If the authority grants the application it shall apply any measures of compulsion which are appropriate and are prescribed by its law for use in internal proceedings.
The competent authority, in giving the permission referred to in Articles 15, 16 or 17, or in granting the application referred to in Article 18, may lay down such conditions as it deems fit, inter alia, as to the time and place of the taking of the evidence. Similarly it may require that it be given reasonable advance notice of the time, date and place of the taking of the evidence; in such a case a representative of the authority shall be entitled to be present at the taking of the evidence.
In the taking of evidence under any Article of this Chapter persons concerned may be legally represented.
Where a diplomatic officer, consular agent or commissioner is authorized under Articles 15, 16 or 17 to take evidence –
a) he may take all kinds of evidence which are not incompatible with the law of the State where the evidence is taken or contrary to any permission granted pursuant to the above Articles, and shall have power within such limits to administer an oath or take an affirmation;
b) a request to a person to appear or to give evidence shall, unless the recipient is a national of the State where the action is pending, be drawn up in the language of the place where the evidence is taken or be accompanied by a translation into such language;
c) the request shall inform the person that he may be legally represented and, in any State that has not filed a declaration under Article 18, shall also inform him that he is not compelled to appear or to give evidence;
d) the evidence may be taken in the manner provided by the law applicable to the court in which the action is pending provided that such manner is not forbidden by the law of the State where the evidence is taken;
e) a person requested to give evidence may invoke the privileges and duties to refuse to give the evidence contained in Article 11.
The fact that an attempt to take evidence under the procedure laid down in this Chapter has failed, owing to the refusal of a person to give evidence, shall not prevent an application being subsequently made to take the evidence in accordance with Chapter I.
CHAPTER III – GENERAL CLAUSES
A Contracting State may at the time of signature, ratification or accession, declare that it will not execute Letters of Request issued for the purpose of obtaining pre-trial discovery of documents as known in Common Law countries.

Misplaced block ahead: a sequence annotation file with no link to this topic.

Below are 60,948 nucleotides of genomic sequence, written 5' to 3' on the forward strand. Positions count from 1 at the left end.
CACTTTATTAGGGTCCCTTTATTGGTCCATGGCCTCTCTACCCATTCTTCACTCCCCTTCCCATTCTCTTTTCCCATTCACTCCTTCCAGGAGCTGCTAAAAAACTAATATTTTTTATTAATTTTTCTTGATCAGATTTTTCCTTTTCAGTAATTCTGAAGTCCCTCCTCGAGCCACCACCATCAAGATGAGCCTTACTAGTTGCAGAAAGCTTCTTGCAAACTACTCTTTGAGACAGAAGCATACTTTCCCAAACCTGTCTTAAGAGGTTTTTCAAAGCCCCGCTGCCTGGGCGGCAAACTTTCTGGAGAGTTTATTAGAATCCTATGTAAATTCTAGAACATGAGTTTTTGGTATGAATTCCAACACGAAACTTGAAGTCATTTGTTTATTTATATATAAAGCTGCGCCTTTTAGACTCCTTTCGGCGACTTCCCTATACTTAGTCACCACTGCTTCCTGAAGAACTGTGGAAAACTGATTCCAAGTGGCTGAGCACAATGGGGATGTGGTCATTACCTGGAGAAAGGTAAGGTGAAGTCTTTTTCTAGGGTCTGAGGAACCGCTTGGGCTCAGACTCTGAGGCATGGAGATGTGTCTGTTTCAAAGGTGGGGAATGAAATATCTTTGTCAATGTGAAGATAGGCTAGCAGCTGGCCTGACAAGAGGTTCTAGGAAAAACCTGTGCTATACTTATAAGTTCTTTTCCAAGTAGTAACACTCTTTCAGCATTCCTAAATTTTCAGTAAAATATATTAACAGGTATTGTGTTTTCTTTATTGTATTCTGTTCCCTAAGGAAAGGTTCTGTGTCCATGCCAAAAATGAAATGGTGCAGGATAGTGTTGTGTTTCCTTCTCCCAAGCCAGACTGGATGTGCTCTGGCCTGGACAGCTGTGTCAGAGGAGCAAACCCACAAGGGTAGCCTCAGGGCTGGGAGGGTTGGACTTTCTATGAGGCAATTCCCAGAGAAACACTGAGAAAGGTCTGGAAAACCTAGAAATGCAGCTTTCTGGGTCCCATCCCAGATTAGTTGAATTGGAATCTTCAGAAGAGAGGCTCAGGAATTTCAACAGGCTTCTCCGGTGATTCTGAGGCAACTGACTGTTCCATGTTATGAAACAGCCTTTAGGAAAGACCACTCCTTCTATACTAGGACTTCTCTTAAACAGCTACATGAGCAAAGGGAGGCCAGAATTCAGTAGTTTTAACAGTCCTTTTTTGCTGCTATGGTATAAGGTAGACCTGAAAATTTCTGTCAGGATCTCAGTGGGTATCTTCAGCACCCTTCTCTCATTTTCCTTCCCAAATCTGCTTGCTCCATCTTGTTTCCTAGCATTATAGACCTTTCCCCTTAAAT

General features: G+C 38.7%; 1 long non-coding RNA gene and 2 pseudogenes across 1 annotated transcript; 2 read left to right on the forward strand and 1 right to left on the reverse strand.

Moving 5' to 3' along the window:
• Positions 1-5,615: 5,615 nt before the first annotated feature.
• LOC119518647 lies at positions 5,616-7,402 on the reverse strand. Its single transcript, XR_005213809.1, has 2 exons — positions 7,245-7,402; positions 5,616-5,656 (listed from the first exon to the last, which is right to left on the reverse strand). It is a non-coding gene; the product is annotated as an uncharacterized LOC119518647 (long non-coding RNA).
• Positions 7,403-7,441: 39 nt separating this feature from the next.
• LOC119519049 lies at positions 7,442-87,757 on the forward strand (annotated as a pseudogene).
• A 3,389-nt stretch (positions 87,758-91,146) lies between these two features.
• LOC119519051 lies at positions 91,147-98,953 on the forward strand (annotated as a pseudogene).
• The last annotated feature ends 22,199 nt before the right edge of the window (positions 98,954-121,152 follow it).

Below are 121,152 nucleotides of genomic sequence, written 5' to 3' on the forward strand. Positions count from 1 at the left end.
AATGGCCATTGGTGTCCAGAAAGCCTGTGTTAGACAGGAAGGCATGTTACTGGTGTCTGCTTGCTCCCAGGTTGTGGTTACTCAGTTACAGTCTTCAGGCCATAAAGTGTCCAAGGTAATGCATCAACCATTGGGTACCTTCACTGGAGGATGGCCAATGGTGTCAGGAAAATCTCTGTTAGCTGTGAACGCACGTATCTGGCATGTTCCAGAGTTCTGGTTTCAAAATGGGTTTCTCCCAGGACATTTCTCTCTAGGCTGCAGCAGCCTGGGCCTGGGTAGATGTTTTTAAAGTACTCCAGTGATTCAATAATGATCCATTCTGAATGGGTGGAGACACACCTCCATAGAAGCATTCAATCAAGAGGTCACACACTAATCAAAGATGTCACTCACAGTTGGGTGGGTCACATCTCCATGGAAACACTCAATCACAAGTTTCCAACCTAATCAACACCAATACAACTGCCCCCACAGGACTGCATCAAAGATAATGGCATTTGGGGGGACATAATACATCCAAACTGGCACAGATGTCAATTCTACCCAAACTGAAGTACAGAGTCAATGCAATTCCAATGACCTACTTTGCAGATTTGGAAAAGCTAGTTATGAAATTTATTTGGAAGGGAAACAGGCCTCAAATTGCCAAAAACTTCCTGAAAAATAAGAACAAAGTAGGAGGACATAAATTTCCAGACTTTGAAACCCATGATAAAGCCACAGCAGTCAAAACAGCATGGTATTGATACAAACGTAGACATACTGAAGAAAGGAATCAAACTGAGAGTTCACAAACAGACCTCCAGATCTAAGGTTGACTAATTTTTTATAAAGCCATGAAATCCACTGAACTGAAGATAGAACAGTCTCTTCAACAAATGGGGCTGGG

A Contracting State may designate other authorities in addition to the Central Authority and shall determine the extent of their competence. However, Letters of Request may in all cases be sent to the Central Authority.
Federal States shall be free to designate more than one Central Authority.
A Contracting State which has more than one legal system may designate the authorities of one of such systems, which shall have exclusive competence to execute Letters of Request pursuant to this Convention.
A Contracting State, if required to do so because of constitutional limitations, may request the reimbursement by the State of origin of fees and costs, in connection with the execution of Letters of Request, for the service of process necessary to compel the appearance of a person to give evidence, the costs of attendance of such persons, and the cost of any transcript of the evidence.
Where a State has made a request pursuant to the above paragraph, any other Contracting State may request from that State the reimbursement of similar fees and costs.
The provisions of the present Convention shall not prevent a Contracting State from –
a) declaring that Letters of Request may be transmitted to its judicial authorities through channels other than those provided for in Article 2;
b) permitting, by internal law or practice, any act provided for in this Convention to be performed upon less restrictive conditions;
c) permitting, by internal law or practice, methods of taking evidence other than those provided for in this Convention.
The present Convention shall not prevent an agreement between any two or more Contracting States to derogate from –
a) the provisions of Article 2 with respect to methods of transmitting Letters of Request;
b) the provisions of Article 4 with respect to the languages which may be used;
c) the provisions of Article 8 with respect to the presence of judicial personnel at the execution of Letters;